"HOW SHALL WE THEN LIVE?" Francis Schaeffer

Monday, June 27, 2005

My Ancients

MY ANCIENTS - continued

6-27-05 Per my usual routine, I was reading through the obituaries in the newspaper this a.m. I sadly noted the passing of one of "my ancients." "Henry" was not that old (82) but it had become evident in the last couple of months that he was beginning to fail. There were several trips to the hospital but he would be returned a day or two later looking a little worse for the wear.

I loved Henry. He had suffered a severe stroke several years ago and was seriously crippled as a result. But until the last couple of months, he could still walk with the help of his cane. He liked nothing better than to go sit on the screened-in front porch of the nursing home silently watching the coming and going of various and sundry employees, family members, and the ever present ambulances bringing residents back from the hospital or taking them to the hospital. At a nursing home, there's always someone going to or coming from a hospital.

But his right arm was useless and the stroke had affected the speech and cognition center of his brain. Despite these challenges, he was inevitably cheerful and always immensely pleased to see me. We had a routine. I hoped the routine was excercising his mental capacities if not his physical ones.

Me: Hello Henry!
H: Helllloooo

Then I would silently point to the heavens

H: Wait a minute, wait a minute (pause)
H: God! ( in a somber and worshipful tone) - pause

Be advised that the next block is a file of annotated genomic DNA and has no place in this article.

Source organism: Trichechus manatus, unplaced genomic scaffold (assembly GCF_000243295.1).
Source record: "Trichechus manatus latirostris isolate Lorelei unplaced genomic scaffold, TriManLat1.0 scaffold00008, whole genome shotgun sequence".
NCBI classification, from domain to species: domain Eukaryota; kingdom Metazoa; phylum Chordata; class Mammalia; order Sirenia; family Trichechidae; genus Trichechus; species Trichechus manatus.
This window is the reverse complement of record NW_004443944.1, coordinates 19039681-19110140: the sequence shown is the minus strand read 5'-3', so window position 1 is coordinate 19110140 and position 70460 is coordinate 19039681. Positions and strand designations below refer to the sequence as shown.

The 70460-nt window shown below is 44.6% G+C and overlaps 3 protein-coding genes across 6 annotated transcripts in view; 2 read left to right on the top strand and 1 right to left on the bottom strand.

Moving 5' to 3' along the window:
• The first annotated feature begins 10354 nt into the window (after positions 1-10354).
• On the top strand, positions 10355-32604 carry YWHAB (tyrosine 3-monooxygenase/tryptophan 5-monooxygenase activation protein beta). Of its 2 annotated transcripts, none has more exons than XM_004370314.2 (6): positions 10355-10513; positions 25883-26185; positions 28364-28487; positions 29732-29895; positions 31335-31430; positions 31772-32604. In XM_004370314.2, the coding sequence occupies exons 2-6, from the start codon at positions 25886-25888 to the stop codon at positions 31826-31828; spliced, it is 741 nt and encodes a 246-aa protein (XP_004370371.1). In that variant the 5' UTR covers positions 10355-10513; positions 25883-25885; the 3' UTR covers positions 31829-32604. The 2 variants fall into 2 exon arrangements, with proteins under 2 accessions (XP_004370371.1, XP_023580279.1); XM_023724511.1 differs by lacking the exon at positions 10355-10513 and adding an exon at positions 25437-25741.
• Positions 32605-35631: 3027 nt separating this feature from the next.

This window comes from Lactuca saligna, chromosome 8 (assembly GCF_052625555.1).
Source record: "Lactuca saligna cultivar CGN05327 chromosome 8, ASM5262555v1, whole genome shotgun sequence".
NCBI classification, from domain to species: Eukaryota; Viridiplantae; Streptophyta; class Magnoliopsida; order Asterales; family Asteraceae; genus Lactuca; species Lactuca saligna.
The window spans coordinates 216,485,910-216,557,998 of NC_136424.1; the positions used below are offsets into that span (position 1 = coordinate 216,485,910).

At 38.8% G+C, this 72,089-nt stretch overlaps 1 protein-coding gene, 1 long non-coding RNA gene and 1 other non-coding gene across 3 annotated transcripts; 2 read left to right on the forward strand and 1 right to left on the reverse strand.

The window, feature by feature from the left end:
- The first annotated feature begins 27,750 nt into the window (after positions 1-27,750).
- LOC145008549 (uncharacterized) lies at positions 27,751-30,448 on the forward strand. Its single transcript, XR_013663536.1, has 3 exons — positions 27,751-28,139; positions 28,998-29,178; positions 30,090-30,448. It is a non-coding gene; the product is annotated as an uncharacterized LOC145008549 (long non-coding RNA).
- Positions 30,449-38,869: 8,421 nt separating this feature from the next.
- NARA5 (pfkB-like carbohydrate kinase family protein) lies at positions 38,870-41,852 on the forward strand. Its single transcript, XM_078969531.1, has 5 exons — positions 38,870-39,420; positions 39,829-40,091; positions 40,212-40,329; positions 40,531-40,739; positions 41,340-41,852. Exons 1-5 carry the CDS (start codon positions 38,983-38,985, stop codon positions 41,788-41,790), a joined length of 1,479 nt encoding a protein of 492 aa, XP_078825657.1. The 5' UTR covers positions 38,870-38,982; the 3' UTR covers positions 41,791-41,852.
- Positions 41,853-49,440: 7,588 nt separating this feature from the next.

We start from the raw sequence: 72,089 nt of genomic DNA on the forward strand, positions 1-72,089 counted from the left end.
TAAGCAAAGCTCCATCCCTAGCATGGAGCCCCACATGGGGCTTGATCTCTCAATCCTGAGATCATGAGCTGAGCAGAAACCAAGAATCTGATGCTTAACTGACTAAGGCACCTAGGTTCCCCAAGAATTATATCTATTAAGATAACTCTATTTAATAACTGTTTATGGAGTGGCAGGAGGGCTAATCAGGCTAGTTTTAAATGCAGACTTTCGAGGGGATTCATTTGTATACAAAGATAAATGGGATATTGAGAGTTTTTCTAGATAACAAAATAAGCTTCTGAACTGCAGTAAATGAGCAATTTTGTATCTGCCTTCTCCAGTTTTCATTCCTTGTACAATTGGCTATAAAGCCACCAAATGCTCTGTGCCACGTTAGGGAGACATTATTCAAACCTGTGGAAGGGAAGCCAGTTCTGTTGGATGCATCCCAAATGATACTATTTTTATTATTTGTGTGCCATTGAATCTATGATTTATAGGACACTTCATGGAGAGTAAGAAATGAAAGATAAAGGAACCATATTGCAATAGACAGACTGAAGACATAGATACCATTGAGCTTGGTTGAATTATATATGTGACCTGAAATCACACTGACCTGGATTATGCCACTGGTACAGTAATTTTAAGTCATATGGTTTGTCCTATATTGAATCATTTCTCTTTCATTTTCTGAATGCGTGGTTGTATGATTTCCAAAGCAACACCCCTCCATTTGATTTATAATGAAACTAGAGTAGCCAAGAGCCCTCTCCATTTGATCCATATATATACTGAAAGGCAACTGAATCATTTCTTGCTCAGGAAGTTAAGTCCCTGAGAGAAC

H: Holy Bible! - pause
H: The Lord!

Then Henry would take his left arm (the good one) and lead the choir in the singing of Amazing Grace. Henry could not sing the words so he just hummed the tune. He had a good ear, so the notes he hummed were correct, it was quite dulcet. We (for I would join him) just hummed 1 verse.

H: "Hal - Lay - Lu -Yah" would be his final exclamation to cap the humming of the verse

Sometimes I would look at Henry and flex my bi-cep. He would immediately flex his good left bicep and utter; "muscles." Then he would lift his useless right arm with his left arm and attempt to flex that one. He never seemed bothered that his right side was crippled.

It took him two months to learn my first and last name. He actually quickly learned my first but he had trouble with the second. But was he proud of himself when he got it right without any help.

Unlike the many less fortunate "ancients" at a nursing home, Henry had an active family. I believe they lived fairly close but they came to visit frequently and would take him on little day passes. Henry enjoyed that. He was most fortunate in that respect.

Today I believe Henry is leading the celestial choir in the singing of Amazing Grace. And he's leading it with both arms, not just his left. His right arm is healed, he no longer needs a cane or wheelchair to get around and he knows all the words to all the verses.

And the final verse of Amazing Grace:

"When we've been there 10,000 years.
Bright shining as the sun.
We've no less days to sing God's praise,
then when we first begun."

Henry I'll miss you. But do me a favor and save me a spot in the celestial choir will you?
I sing baritone. JB

UPDATE: I was able to talk to a couple of the nurses at the facility this morning. Henry, according to his family, was drawing his last few breaths when he suddenly pointed towards the edge of the ceiling and said, "see Jesus." And then he died.

I believe Henry did, at the very end, see his friend Jesus. Jesus was there to escort him out of the nursing home and into a life without sickness, sadness or sorrow.
You Go Henry!

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